Did the NHLPA drop the ball?
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09-11-2004, 11:14 PM
Join Date: Sep 2003
Originally Posted by
pld, you aren't getting it. Many people don't. If the Rangers give a guy $5 million or Detroit gives a guy $5 million...every comparable player in that category wants the same cash. Those teams can afford the money, so in truth aren't doing anything wrong.
Can you name one single player the Rangers or Red Wings signed that affected the market? According to the latest, the Rangers can't afford the money. They lost more money than any other team.
And with the ridiculous arbitration system, agents use the highest paid comparable to achieve the best possible award. It is an inflationary system.(You can imagine the number of guys using Marty Lapointe as a comparable for arbitration. :lol )
Zero players used Marty Lapointe as a comparable. The CBA expressly excludes unrestricted free agents from the arbitration process.
So in effect, the problem doesn't lay with Holik getting a large contract because the Rangers can afford it...it is the salary pull on every other comparable player on every other team(Especially the lower revenue stream teams) that causes the problem.
The Rangers apparently can't afford it either but it doesn't affect any other team at all. There are no players who are comparable to Bobby Holik. No player agent tries to negotiate a contract based on Bobby Holik or any other player who has achieved free agency. A comparable player is a player who is a comparable age with comparable experience and comparable production over the course of that experience. The Carolina Hurricane freely chose to pay Jeff O'Neill $3.5 million. Radek Bonk used that contract in arbitration the following season.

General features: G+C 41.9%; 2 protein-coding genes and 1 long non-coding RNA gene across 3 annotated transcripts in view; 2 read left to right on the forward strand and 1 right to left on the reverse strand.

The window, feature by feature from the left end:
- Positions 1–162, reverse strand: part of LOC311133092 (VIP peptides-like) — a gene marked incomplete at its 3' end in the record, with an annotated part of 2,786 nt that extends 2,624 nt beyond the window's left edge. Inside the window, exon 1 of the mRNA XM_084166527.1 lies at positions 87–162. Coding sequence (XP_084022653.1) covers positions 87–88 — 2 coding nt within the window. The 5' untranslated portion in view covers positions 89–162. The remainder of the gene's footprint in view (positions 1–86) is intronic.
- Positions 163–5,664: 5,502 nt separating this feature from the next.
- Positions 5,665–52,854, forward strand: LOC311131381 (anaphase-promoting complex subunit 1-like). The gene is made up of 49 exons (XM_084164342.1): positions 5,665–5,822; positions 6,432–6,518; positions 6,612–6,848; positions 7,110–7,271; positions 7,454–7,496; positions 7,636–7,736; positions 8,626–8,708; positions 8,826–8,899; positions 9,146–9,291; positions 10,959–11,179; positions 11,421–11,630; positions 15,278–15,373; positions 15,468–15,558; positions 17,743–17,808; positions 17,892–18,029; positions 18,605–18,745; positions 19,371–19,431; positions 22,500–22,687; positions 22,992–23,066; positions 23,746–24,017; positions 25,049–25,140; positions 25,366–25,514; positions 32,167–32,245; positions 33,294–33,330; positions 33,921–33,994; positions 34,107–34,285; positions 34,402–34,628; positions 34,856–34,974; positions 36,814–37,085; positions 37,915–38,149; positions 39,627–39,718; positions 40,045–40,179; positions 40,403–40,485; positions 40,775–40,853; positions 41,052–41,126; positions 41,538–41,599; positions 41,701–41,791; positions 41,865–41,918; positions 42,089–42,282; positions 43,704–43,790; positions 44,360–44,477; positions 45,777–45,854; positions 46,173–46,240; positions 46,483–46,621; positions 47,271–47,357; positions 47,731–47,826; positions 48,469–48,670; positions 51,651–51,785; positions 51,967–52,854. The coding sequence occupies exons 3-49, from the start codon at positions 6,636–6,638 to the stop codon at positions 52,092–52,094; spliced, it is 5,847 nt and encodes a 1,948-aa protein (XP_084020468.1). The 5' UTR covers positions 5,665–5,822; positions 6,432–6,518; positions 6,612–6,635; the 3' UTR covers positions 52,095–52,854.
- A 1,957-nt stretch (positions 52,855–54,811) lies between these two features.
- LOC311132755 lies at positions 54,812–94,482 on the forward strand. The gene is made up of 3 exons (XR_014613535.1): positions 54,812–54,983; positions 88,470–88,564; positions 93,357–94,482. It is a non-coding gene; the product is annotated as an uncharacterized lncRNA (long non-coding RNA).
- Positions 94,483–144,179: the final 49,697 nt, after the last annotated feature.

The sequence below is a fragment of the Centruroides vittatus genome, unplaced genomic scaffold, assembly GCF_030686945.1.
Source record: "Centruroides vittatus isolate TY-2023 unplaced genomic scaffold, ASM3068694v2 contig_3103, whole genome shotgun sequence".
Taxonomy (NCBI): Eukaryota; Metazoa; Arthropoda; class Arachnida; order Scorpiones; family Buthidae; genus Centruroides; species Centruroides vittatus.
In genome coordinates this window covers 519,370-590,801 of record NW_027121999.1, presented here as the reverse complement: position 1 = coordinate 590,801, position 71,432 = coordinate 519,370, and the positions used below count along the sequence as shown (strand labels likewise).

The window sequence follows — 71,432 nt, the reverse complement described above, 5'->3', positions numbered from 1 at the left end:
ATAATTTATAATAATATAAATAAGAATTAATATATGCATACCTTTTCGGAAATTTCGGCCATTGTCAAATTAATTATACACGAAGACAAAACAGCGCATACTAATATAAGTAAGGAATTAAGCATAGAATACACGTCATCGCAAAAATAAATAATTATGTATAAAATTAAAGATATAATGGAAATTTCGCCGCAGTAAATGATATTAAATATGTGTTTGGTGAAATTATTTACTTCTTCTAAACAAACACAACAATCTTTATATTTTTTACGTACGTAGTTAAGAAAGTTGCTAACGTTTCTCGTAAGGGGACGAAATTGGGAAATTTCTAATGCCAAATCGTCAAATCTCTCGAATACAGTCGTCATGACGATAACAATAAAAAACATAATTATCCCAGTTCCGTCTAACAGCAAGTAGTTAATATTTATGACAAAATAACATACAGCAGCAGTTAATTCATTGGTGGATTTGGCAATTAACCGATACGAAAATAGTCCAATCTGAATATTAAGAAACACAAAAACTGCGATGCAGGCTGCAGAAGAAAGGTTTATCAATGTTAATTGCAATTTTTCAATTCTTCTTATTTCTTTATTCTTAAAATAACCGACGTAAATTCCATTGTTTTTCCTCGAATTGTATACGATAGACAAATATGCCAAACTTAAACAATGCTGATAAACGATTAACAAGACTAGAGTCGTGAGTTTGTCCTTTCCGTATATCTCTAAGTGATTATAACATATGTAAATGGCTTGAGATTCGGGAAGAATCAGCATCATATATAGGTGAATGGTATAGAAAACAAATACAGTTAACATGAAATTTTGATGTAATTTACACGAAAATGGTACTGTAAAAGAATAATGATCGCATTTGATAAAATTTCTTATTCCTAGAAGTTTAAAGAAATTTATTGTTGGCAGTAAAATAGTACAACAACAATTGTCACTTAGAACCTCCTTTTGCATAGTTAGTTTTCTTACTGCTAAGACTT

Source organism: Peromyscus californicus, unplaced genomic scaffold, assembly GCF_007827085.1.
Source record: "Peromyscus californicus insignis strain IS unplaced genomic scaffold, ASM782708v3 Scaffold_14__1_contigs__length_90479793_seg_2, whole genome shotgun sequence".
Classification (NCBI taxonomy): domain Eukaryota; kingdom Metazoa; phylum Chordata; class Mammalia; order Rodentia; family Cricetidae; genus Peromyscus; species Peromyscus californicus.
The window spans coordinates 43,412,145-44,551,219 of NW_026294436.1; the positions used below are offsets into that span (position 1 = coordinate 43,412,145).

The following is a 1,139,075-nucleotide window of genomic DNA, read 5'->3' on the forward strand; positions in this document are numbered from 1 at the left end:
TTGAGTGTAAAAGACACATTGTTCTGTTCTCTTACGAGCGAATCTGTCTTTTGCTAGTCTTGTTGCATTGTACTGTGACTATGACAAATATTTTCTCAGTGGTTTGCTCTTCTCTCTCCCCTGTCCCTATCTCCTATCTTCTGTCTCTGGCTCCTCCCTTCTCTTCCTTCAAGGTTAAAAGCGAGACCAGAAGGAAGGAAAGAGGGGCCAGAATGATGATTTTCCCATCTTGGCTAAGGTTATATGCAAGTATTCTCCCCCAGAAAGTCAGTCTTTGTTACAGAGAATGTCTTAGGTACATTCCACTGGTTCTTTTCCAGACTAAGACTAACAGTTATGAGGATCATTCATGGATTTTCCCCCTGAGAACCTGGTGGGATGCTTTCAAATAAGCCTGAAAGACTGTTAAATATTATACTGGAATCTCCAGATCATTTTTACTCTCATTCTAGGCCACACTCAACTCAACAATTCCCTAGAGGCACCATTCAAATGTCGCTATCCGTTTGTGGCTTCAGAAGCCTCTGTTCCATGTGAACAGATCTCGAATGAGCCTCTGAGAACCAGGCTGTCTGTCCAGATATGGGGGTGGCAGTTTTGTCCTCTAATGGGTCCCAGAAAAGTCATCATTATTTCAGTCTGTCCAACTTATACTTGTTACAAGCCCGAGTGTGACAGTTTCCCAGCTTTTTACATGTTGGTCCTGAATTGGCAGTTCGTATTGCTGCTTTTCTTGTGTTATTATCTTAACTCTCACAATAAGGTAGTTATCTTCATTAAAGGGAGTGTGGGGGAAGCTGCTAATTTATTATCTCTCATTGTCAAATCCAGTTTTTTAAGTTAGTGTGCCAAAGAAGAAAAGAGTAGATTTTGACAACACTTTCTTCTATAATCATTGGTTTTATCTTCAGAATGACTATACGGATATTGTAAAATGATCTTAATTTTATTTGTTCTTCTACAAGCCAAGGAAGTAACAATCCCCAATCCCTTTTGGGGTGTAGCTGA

Since he was quite similar, he won a similar salary. The year after, Brendan Morrison tried to use those players in arbitration two years ago. He lost despite similar numbers because the other two guys had been doing it longer, because Morrison probably got more help from his linemates, because O'Neill scored more goals, and because Bonk is better defensively.
The arbitrator accepted the Canuck argument on all counts and the award came in at exactly what the Canucks had offered. This did not stop the media from trumpeting the fact that Morrison had "won" a 300% raise!
Both seemed fair to me, although Morrison probably should have done better. The Canucks knew Brendan was winning this time around and voluntarily gave him $3.5 million. I have written arbitration briefs on players for a player agent. The process is not that hard to figure out. Arbitration awards do not set new standards. They follow contracts already signed by players. O'Neill set the bar for Bonk and Morrison.
I keep hearing about these outrageous awards based on New York spending, but nobody can ever provide any good examples. I can think of exactly one awful award, and the NHL promptly - and rightly in my view - fired the arbitrator. It is usually not hard to identify comparables and I'd wager most fans would agree with the arbitration award if we could read them.
I think the process works really well. It should eliminate holdouts entirely and hasn't, only because stupid player agents haven't realized that no player has won a holdout since Sergei Fedorov.
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